- It had obtained undertakings from seven former directors of Mercy Ministries Incorporated and/or Mercy Ministries Limited related to misrepresentations by those entities. The undertakings included an apology and payment of AU$1,050 to each of the former residents affected by the conduct.
- Between January 2005 and June 2008, Mercy Ministries misrepresented in brochures and on its website that its services were provided for free, but most residents were required to assign their government payments from Centrelink to Mercy Ministries for the duration of their stay.
- Mercy had misrepresented that it offered professional support from psychologists, dieticians, general practitioners, social workers and counselors, although it did not employ this range of professionals. [Undertakings remedy Mercy Ministries misleading conduct. ACCC press release, Dec 16, 2009]
Another critical report was published in 2012. [Kerr L. The dark side of Mercy Ministries. Rewire, Feb 21, 2012]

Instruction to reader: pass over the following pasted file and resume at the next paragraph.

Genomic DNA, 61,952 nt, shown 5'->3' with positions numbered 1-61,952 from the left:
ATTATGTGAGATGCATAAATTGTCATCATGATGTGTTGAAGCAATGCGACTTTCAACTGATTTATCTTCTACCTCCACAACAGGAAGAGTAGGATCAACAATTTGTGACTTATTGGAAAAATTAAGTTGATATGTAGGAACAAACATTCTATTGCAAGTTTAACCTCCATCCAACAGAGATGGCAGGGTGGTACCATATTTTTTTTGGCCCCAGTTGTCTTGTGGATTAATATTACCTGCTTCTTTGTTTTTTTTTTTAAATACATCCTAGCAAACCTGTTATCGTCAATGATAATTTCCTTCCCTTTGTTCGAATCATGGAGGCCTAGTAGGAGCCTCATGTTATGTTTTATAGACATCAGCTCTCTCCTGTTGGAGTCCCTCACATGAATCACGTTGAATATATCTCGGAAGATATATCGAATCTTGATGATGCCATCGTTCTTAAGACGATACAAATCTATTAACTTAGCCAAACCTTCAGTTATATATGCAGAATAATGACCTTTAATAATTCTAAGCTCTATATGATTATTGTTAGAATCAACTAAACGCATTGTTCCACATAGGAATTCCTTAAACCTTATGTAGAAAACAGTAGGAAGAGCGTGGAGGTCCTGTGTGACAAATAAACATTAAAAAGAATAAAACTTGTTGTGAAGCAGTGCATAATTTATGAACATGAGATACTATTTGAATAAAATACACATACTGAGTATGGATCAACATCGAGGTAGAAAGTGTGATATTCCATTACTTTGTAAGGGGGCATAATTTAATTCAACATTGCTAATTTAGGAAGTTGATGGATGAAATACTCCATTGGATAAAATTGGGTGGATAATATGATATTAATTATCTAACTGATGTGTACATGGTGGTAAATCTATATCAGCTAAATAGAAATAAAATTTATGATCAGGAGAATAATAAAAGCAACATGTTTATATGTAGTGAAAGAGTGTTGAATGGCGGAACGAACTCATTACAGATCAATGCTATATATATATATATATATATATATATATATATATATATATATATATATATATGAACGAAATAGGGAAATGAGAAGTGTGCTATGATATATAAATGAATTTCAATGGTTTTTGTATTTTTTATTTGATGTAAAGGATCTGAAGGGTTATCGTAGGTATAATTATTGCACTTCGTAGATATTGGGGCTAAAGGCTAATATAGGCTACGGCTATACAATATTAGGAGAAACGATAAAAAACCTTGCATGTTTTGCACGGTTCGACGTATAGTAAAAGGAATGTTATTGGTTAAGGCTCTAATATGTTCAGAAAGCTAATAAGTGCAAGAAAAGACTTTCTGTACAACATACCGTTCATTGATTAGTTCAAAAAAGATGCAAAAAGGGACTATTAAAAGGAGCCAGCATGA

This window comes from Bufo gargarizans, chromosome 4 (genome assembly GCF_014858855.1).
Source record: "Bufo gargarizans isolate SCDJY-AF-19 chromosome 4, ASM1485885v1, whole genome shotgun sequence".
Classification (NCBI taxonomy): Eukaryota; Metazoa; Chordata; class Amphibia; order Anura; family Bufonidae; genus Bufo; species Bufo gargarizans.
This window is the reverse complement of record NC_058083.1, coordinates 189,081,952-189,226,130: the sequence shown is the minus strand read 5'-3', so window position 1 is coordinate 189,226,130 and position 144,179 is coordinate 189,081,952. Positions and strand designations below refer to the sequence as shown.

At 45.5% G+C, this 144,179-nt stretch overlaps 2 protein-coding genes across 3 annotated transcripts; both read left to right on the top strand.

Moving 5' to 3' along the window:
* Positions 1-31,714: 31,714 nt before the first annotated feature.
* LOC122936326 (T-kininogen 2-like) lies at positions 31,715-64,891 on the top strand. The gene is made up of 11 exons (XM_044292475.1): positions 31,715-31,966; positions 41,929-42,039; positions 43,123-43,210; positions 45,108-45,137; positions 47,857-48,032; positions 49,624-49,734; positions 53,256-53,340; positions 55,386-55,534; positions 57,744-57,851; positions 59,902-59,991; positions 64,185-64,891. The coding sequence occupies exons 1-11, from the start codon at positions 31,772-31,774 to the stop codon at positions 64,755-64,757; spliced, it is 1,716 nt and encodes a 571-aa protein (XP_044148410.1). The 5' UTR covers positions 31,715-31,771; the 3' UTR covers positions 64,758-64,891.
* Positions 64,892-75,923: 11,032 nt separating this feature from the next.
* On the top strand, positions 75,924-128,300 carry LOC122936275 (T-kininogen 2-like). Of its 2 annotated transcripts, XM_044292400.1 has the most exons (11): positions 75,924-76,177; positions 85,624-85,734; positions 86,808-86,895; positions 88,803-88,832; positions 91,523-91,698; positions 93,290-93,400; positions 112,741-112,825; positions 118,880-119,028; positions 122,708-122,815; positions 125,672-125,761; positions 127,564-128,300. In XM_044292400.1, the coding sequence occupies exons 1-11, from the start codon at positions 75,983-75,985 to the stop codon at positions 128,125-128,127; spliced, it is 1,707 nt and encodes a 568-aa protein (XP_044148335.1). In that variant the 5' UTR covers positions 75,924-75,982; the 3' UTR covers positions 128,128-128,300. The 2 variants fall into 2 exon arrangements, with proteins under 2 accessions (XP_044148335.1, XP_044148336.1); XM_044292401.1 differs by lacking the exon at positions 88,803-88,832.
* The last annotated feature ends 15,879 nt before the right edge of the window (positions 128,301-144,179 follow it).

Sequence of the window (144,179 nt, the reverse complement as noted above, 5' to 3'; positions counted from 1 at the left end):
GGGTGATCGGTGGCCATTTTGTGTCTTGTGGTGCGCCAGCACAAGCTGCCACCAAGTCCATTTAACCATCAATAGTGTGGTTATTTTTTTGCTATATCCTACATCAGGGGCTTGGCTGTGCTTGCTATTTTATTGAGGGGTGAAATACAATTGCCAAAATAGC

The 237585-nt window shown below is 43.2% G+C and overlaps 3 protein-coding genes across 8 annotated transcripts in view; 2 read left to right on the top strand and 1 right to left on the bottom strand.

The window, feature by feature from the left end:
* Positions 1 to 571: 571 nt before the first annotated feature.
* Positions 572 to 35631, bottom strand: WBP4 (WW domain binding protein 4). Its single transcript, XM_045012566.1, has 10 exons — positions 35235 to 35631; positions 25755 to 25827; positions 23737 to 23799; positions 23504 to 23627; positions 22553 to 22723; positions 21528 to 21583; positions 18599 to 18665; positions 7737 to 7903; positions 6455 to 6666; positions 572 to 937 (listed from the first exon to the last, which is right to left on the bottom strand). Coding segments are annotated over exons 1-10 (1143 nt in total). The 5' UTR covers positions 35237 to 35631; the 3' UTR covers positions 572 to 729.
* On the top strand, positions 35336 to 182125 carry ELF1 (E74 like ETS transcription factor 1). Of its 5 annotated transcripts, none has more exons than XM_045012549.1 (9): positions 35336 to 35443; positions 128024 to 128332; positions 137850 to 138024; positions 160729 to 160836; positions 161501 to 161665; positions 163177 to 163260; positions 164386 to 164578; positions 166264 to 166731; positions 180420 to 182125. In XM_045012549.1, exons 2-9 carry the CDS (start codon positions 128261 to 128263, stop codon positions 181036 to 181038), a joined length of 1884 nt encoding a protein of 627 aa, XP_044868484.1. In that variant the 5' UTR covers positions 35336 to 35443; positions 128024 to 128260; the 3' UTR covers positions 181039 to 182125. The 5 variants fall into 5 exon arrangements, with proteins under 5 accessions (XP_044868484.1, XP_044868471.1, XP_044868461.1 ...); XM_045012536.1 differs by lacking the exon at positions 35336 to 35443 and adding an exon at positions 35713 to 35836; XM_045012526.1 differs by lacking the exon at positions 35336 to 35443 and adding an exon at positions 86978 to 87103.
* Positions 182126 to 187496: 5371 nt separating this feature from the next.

ACLU blasts restrictive Catholic Hospital policies (#16-41 November 6, 2016)
The American Civil Liberties Union has published a blistering report about women who were severely harmed by being denied medically necessary care at hospitals that adhere to directives issued by the United States Conference of Catholic Bishops. The report states:
- The directives prohibit a range of reproductive health services, including contraception, sterilization, many infertility treatments, and abortion, even when a woman's health or life is jeopardized by a pregnancy.
- Hundreds of hospitals adhere in part or in full to these directives.
- Many of these prohibit staff physicians from performing an abortion or sterilization even when this denial of care puts a patient at serious risk.
- Some states have laws that shield providers who follow the guidelines from liability that otherwise would be considered malpractice.
- Since federal laws and regulations require all hospitals to provide emergency care, the Centers for Medicare and Medicaid Services should systematically apply these regulations to Catholic Hospitals.
The ACLU Web site has additional information and a full copy of the report.

HHS "religious freedom" division criticized (#18-03 - January 21, 2018)